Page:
I was out for a walk this morning, and had what felt like a confrontation. It went well, but I felt awful afterwards, and that got me thinking…
My confrontation this morning was with a stranger, it went well – in the sense we both understood each other and reached a kind of agreement, and I was clear about what my opinion was without being rude. While it was happening, I felt calm and was able to make eye contact and smile, and to listen to them.
But as I walked away from this conversation, I was aware that I felt bad: heavy and uncomfortable physically, a bit tearful, a bit panicky, a childlike feeling of wanting to just go home and hide. And at the same time, I was curious about all this. Intellectually, I knew the conversation had gone well, I hadn’t said or done anything to feel ashamed of, and I didn’t have a sense that I had enraged or upset the other person. But physically and emotionally, it certainly didn’t feel like it had gone well.
I carried on my walk, feeling around these feelings and wondering what was going on. And part of that wondering was around how typical this experience is. I know confrontation is very difficult for a lot of us, and some of us will prioritise avoiding confrontation in a way we really rather wouldn’t. So I’m thinking about the experience of unpleasant confrontations, and also about the experience of having feelings take me by surprise.
We can explore what’s around for us about confrontation – you can do this yourself journalling, or in conversation with friends, or in counselling with a therapist. Thus we might know why we don’t like it – are we reminded of confrontations in the past? have we learnt some rules around who is allowed to speak up and who isn’t? do we struggle with self confidence? is it all confrontations we don’t like, or only particular ones?Exploring what is going on and gaining a better understanding of ourselves can be really helpful intellectually, and can give us insight into our feelings. We might then be able to pay attention to those feelings, and understand what’s going on.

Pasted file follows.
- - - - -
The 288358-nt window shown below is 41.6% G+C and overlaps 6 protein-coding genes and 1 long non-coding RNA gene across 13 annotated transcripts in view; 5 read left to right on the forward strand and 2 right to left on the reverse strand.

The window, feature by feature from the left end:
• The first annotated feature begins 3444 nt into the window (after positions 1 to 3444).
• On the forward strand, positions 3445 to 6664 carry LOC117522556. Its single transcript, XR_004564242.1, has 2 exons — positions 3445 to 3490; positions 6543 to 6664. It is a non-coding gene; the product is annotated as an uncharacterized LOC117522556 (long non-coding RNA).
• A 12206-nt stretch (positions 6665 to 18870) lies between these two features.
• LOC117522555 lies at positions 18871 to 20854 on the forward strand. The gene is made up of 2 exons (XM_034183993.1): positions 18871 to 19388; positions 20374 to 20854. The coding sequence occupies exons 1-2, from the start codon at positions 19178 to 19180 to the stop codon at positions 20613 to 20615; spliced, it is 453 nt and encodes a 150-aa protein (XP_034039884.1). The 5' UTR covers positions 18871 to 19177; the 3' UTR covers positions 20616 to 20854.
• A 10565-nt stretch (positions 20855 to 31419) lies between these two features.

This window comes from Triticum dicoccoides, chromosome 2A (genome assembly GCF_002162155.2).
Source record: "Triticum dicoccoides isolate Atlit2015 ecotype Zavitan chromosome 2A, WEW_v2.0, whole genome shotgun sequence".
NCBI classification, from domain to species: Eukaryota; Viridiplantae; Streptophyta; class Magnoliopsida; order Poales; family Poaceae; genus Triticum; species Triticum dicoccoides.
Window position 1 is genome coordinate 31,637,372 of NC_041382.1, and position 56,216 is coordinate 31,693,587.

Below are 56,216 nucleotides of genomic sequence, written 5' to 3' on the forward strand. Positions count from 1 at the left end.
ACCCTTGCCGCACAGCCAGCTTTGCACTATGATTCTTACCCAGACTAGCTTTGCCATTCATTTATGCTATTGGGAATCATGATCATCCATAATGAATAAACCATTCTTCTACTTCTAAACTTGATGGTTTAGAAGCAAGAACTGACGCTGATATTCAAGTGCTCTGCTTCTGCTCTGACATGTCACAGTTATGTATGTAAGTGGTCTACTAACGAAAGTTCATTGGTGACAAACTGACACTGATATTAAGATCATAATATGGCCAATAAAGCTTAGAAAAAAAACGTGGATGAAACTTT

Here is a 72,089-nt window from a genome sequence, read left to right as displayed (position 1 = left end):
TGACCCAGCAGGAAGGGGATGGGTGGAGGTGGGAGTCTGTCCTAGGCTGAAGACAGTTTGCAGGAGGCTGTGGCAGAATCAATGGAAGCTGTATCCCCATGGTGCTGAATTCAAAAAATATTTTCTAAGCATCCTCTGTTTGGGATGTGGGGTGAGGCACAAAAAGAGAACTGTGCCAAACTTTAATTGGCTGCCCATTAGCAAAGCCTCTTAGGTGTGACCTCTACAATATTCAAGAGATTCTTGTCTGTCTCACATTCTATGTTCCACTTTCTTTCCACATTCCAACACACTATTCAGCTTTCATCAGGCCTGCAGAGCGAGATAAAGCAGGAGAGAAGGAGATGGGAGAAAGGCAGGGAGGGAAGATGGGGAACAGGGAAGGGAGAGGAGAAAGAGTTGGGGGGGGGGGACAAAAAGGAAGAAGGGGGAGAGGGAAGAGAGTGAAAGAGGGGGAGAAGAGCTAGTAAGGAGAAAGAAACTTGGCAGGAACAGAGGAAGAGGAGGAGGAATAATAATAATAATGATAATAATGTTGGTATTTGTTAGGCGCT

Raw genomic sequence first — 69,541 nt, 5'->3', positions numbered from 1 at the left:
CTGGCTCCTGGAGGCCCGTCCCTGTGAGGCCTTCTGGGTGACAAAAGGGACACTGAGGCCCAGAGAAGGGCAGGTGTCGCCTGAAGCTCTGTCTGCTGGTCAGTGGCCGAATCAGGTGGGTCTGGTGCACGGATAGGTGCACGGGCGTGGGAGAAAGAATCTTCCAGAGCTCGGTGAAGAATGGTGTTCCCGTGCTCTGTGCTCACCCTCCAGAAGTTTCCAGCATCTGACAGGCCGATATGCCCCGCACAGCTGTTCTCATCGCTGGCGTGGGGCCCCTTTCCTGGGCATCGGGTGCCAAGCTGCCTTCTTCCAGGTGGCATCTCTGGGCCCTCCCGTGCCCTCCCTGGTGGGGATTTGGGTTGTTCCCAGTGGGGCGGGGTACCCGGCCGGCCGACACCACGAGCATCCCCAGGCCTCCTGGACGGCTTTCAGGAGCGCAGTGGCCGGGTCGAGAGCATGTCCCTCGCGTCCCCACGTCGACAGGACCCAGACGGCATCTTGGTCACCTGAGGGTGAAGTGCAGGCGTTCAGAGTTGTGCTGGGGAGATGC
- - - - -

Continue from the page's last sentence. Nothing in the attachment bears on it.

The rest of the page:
But then what to do with those sometimes horrible feelings? Maybe we don’t have to do anything with them but acknowledge them, and speak to ourselves kindly about them. Working with a therapist in counselling can be a good place to share these feelings, and to practice that internal self compassion.
Perhaps something I can take from my experience with confrontation today is that, while I can handle them in the moment, I might also expect to feel some feelings afterwards. The best thing for me to do then is to approach myself gently and kindly. I wonder if we all have certain soft spots inside. We can do a lot of personal development work on these soft spots, and get to know them really well, but this won’t necessarily protect us from feeling tender when our soft spots are touched.
If you are thinking about a soft spot you would like to explore in a safe place, seeking out a counsellor might be something worth doing. Good luck.